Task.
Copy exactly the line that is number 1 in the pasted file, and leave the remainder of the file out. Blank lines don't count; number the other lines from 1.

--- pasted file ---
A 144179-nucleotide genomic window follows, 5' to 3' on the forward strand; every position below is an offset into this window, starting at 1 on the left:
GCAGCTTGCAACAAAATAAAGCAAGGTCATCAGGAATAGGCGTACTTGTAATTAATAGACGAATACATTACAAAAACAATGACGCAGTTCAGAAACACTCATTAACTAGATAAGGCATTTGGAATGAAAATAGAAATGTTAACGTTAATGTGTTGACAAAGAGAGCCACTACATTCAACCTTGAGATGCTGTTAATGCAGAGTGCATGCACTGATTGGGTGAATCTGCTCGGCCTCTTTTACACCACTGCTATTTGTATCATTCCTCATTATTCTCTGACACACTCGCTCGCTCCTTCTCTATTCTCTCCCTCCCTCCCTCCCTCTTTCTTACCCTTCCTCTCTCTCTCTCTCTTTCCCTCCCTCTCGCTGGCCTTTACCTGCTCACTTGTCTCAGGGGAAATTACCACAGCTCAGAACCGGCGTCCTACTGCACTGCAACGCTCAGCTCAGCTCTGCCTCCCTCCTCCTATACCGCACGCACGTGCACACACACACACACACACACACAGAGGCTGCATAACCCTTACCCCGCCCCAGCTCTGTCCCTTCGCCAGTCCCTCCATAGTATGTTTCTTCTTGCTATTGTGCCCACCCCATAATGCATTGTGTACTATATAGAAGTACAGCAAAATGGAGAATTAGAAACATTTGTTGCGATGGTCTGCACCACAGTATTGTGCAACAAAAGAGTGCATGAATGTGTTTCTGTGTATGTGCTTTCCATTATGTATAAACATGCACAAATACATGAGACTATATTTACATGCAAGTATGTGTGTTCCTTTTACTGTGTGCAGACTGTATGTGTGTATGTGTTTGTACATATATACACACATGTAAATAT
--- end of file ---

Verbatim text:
A 144179-nucleotide genomic window follows, 5' to 3' on the forward strand; every position below is an offset into this window, starting at 1 on the left: